Ezemvelo KZN Wildlife. 2012. Focus areas for additional marine biodiversity protection in KwaZulu-Natal, South Africa. Unpublished Report - Jan 2012. Scientific Services, Ezemvelo KZN Wildlife: Durban. Pp 62. Harris JM, Livingstone T, Lombard AT, Lagabrielle E, Haupt P, Sink K, Mann B and Schleyer M. 2011 Marine Systematic Conservation Assessment and Plan for KwaZulu-Natal - Spatial priorities for conservation of marine and coastal biodiversity in KwaZulu-Natal. Ezemvelo KZN Wildlife. Haupt P. 2010. Conservation assessment and plan for fish species along the KwaZulu-Natal coast. MSc Thesis, Nelson Mandela Metropolitan University, South Africa. Lagabrielle E. 2009. Preliminary report: National Pelagic Bioregionalisation of South Africa. Cape Town: South African National Biodiversity Institute. Lutjeharms JRE, Gründlingh M and Carter RA. 1989. Topographically induced upwelling in the Natal Bight. South African Journal of Science, 85(5): 310 -316.) Lutjeharms JRE, Cooper J and Roberts M 2000.Upwelling at the inshore edge of the Agulhas Current. Continental Shelf Research, 20(7): 737 – 761. Taylor, F.E., Arnould, M.N., Bester, M.N, Crawford, R.J.M., Bruyn, P.J.N, Delords, K., Makhado, A.B., Ryan, P.G., Tosh, C.A. and Weimerskirchs, H., 2011. The seasonal distribution and habitat use of marine top predators in the Southern Indian Ocean, and implications for conservation.WWF report, South Africa. Sink KJ, Attwood CG, Lombard AT, Grantham H, Leslie R, Samaai T, Kerwath S, Majiedt P, Fairweather T, Hutchings L, van der Lingen C, Atkinson LJ, Wilkinson S, Holness S, Wolf T. 2011. Spatial planning to identify focus areas for offshore biodiversity protection in South Africa. Unpublished Report. Cape Town: South African National Biodiversity Institute. Sink K, Holness S, Harris L, Majiedt P, Atkinson L, Robinson T, Kirkman S, Hutchings L, Leslie R, Lamberth S, Kerwath S, von der Heyden S, Lombard A, Attwood C, Branch G, Fairweather T, Taljaard S, Weerts S, Cowley P, Awad A, Halpern B, Grantham H, Wolf T. 2012. National Biodiversity Assessment 2011: Technical Report. Volume 4: Marine and Coastal Component. South African National Biodiversity Institute, Pretoria. Pp 325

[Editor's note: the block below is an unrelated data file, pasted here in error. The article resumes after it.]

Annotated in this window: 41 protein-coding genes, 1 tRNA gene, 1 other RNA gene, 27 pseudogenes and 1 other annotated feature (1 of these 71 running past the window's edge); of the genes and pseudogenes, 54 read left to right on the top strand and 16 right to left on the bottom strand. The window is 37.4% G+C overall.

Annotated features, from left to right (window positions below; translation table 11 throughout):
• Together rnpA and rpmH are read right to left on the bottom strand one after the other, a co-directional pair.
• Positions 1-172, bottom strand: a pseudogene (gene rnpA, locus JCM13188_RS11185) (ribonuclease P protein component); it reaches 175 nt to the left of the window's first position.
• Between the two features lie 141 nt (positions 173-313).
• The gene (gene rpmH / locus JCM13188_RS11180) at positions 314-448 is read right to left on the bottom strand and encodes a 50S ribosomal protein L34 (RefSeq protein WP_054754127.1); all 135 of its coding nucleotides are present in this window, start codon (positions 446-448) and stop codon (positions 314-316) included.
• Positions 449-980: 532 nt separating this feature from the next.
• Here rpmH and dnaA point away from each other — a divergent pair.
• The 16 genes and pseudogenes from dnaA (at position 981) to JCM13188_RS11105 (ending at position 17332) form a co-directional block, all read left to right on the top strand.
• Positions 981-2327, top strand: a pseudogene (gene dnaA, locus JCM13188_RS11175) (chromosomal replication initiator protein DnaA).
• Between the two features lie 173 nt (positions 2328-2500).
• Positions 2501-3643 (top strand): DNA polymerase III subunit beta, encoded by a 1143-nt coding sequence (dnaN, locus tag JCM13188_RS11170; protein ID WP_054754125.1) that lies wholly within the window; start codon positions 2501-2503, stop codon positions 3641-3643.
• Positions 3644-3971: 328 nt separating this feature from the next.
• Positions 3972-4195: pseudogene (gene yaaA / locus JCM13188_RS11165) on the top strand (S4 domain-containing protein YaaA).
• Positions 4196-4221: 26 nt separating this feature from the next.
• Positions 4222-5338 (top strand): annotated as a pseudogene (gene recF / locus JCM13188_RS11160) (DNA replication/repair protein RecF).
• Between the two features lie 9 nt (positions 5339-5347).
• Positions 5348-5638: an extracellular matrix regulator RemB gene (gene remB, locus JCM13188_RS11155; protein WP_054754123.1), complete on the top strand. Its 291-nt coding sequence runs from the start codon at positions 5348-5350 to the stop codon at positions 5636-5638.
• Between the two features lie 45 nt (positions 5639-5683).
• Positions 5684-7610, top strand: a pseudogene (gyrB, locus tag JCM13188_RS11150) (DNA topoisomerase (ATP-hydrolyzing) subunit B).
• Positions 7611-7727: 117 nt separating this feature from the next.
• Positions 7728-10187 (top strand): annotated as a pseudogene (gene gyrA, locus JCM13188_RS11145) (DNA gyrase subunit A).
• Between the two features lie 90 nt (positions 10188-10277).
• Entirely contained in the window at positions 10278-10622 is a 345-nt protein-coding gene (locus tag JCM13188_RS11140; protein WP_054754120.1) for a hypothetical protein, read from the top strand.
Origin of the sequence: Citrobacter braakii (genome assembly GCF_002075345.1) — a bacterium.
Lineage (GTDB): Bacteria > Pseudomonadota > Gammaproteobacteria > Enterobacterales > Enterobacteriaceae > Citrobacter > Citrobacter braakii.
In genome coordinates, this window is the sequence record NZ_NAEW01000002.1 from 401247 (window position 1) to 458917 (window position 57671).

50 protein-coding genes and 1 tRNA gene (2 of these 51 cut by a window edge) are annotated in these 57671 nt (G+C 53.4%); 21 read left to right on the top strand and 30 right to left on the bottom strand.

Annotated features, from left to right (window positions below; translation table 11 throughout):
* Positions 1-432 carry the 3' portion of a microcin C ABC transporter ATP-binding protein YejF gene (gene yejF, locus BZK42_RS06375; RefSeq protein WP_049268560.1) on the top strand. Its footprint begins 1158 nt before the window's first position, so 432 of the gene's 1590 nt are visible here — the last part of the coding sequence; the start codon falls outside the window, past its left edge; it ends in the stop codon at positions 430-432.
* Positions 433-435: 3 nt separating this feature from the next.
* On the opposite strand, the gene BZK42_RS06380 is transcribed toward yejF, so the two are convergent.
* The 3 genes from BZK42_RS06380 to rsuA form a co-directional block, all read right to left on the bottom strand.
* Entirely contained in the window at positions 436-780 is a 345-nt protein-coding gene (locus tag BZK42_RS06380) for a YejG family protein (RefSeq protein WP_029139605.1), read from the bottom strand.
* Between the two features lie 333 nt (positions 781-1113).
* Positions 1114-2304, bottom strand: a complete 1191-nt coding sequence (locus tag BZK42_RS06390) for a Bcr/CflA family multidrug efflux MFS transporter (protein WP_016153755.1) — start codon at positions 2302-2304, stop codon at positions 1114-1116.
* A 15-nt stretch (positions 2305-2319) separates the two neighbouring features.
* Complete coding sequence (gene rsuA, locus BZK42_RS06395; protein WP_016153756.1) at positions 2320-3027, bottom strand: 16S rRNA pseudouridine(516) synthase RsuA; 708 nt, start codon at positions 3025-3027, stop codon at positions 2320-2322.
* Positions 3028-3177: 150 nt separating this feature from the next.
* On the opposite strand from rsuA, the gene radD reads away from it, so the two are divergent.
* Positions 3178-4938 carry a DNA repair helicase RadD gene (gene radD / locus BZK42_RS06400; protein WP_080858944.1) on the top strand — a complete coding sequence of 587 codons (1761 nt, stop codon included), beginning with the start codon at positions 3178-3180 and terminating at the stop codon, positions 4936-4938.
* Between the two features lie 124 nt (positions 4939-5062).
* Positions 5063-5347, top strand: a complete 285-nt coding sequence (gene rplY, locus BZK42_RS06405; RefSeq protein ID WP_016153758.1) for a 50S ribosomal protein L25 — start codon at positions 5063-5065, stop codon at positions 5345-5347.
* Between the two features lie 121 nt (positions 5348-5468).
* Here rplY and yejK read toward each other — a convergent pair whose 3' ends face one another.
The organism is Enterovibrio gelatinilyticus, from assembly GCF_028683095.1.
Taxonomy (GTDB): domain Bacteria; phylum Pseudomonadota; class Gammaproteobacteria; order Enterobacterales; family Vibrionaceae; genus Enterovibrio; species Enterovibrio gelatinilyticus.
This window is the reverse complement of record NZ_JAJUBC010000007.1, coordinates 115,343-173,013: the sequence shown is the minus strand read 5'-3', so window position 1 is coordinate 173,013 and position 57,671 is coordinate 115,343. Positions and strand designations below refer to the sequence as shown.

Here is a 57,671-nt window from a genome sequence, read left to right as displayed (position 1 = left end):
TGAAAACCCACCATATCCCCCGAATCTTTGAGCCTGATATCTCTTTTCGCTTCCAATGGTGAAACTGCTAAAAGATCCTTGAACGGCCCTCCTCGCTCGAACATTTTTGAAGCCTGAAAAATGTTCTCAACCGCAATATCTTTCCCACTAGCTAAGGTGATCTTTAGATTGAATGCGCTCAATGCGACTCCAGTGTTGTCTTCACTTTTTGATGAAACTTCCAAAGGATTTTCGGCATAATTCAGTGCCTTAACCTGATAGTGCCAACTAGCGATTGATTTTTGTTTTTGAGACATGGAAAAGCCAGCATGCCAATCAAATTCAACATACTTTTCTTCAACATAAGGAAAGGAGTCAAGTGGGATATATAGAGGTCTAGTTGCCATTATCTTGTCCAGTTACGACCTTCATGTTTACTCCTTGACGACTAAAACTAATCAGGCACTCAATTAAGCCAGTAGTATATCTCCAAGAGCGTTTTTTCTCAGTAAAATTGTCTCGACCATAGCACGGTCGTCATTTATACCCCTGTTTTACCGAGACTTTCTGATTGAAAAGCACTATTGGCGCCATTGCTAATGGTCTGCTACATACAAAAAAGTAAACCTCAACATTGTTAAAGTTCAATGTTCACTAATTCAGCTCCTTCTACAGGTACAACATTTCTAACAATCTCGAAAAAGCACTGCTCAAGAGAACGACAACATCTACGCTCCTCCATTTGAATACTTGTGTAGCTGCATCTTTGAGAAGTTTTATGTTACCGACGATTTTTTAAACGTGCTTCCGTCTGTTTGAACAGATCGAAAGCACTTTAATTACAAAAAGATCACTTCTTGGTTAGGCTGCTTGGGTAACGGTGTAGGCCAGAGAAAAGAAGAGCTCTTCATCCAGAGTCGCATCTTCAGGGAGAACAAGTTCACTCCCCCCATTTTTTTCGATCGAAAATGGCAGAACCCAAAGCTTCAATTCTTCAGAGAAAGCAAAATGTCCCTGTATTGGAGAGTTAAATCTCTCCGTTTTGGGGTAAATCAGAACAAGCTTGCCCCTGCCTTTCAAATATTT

- SIO_7_EBSA-GIS shapefile.zip (/api/v2013/documents/A2ECA61B-EE6C-281A-98C4-47404787B99C/attachments/SIO_7_EBSA-GIS%20shapefile.zip)
Areas described as meeting EBSA criteria that were considered by the Conference of the Parties
C1: Uniqueness or rarity Medium
The submarine canyons support a population of coelacanths (Latimeria chalumnae). The spotted legskate (Anacanthobatis marmoratus) is a rare species found in this area (Haupt 2010).
C2: Special importance for life-history stages of species High
Breeding and feeding areas for leatherback turtles (particularly in the south). Migratory corridor for humpback whales. Nursery area for bull shark (Carcharhinus leucas). Spawning area for dusky shark (Carcharhinus obscurus) and King Mackerel (Scomber japonicas). Spawning and nursery area for sand tiger shark (Carcharias taurus) (Sink et al. 2011, Vogt 2011, Ezemvelo KZNW Wildlife 2012)
C3: Importance for threatened, endangered or declining species and/or habitats Medium
IUCN listed species: CR: Ceolacanth – Latimeria chalumnae EN: Scalloped hammerhead – Sphyrna lewini (EN), great hammerhead - S. mokarran VU: Sperm whales – Physeter macrocephalus , smooth hammerhead – Sphyrna zygaena Overexploited linefish species (sarids, sciaenids)
C4: Vulnerability, fragility, sensitivity, or slow recovery Medium
Two species of reef-forming cold-water corals. Numerous submarine canyons. Important for vulnerable shark species with low fecundity.
C5: Biological productivity Medium
Chlorophyll a and sea temperature fronts contribute to variable and elevated productivity in this area (Ezemvelo KZN Wildlife 2012).
C6: Biological diversity High
This area includes the overlap between the Delagoa and Natal ecoregions and is considered an important transition zone (Sink et al. 2011, 2012, Ezemvelo KZN Wildlife 2012. High habitat heterogeneity and high species diversity are reported.
C7: Naturalness High
This area is relatively pristine with almost no industrial fishing (pelagic long lining not permitted within 20nm of the coast).